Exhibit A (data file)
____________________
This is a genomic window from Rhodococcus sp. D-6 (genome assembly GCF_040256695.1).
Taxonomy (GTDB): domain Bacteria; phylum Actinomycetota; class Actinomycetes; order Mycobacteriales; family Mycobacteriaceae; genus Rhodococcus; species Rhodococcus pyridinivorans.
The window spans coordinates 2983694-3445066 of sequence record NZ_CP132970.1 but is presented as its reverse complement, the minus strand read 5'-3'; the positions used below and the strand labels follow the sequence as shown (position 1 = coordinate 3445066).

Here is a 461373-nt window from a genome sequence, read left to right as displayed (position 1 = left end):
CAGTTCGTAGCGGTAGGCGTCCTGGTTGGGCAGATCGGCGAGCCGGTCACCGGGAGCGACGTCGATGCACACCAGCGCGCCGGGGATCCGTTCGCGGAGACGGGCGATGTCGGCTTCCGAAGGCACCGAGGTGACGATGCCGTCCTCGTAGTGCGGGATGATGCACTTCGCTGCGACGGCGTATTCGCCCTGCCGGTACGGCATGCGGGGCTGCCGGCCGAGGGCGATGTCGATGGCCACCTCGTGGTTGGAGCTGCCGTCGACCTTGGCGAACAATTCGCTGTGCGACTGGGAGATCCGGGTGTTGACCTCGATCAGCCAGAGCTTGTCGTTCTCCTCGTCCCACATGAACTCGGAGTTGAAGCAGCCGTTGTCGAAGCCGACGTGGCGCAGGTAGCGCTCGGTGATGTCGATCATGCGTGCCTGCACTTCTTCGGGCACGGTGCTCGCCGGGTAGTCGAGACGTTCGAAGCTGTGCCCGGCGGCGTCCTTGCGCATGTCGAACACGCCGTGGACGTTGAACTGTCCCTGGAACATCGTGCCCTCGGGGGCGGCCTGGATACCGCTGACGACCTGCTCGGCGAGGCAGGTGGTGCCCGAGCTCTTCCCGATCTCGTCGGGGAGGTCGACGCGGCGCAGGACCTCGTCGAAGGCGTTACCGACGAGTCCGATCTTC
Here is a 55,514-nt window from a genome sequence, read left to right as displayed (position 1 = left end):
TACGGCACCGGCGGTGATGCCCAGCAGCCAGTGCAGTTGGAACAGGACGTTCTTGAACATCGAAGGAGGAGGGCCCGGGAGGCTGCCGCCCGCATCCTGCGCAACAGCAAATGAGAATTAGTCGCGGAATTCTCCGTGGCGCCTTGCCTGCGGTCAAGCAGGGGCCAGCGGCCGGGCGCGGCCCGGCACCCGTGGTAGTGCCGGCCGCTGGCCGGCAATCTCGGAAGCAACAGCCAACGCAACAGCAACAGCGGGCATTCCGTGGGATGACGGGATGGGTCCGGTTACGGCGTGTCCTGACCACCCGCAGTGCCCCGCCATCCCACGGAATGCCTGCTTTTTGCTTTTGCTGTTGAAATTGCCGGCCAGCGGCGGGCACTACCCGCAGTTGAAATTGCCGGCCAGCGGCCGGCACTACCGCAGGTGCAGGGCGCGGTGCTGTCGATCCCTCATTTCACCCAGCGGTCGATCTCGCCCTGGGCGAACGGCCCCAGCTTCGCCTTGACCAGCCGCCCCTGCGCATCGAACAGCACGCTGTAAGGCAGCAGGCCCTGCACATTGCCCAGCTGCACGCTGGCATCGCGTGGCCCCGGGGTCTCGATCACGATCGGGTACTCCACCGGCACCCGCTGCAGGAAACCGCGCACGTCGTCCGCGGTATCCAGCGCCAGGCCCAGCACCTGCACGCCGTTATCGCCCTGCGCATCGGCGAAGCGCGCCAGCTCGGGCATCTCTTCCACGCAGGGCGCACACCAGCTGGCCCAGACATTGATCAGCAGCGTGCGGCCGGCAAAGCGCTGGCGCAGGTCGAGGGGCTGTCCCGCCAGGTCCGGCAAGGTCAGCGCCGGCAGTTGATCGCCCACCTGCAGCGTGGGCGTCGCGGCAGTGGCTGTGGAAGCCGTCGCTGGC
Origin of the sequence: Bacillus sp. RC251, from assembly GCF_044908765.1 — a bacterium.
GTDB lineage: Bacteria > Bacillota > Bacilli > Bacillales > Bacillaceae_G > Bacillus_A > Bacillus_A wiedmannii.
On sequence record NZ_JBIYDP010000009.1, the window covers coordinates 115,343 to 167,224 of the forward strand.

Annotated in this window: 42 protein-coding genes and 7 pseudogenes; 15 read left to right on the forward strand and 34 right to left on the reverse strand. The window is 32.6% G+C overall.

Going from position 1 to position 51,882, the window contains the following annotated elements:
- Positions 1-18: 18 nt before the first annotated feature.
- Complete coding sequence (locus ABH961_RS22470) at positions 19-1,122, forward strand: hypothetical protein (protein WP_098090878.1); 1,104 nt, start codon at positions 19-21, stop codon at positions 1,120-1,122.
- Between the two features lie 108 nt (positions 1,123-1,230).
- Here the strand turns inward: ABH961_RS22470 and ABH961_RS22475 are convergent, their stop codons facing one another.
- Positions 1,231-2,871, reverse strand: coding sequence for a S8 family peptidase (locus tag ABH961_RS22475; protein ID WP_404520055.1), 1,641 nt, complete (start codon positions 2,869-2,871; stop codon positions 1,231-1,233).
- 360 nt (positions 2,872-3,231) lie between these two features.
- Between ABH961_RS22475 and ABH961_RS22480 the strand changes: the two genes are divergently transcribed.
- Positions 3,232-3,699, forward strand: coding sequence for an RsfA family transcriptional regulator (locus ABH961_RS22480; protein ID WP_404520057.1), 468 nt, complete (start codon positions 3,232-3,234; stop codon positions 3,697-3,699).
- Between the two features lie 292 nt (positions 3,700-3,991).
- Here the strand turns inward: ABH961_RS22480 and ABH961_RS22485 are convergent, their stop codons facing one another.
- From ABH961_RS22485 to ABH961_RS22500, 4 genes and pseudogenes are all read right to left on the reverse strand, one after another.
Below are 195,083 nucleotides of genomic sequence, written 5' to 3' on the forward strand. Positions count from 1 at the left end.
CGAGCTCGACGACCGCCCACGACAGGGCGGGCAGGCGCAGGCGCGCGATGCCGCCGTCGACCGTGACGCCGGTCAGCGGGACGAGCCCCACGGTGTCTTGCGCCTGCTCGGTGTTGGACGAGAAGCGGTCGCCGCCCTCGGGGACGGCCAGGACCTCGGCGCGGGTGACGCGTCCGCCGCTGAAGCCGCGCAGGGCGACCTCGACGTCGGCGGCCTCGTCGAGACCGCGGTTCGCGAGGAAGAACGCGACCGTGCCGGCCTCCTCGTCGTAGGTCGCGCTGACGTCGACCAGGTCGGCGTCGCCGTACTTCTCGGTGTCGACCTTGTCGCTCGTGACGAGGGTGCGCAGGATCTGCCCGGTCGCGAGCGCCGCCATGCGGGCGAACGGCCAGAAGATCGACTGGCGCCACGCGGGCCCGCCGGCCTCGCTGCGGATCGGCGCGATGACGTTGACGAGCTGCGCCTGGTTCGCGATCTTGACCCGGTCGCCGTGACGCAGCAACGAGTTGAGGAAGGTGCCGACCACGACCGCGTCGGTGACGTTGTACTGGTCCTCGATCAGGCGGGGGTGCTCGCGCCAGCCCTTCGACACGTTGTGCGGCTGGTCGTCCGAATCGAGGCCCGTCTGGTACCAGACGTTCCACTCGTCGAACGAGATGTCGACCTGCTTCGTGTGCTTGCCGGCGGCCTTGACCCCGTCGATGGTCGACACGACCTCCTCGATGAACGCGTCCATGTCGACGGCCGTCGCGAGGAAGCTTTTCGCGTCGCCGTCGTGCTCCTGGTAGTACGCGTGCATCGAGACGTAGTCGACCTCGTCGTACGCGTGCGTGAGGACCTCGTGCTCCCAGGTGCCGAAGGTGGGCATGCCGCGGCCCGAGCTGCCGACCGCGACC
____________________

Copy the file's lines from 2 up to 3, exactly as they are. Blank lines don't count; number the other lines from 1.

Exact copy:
Taxonomy (GTDB): domain Bacteria; phylum Actinomycetota; class Actinomycetes; order Mycobacteriales; family Mycobacteriaceae; genus Rhodococcus; species Rhodococcus pyridinivorans.
The window spans coordinates 2983694-3445066 of sequence record NZ_CP132970.1 but is presented as its reverse complement, the minus strand read 5'-3'; the positions used below and the strand labels follow the sequence as shown (position 1 = coordinate 3445066).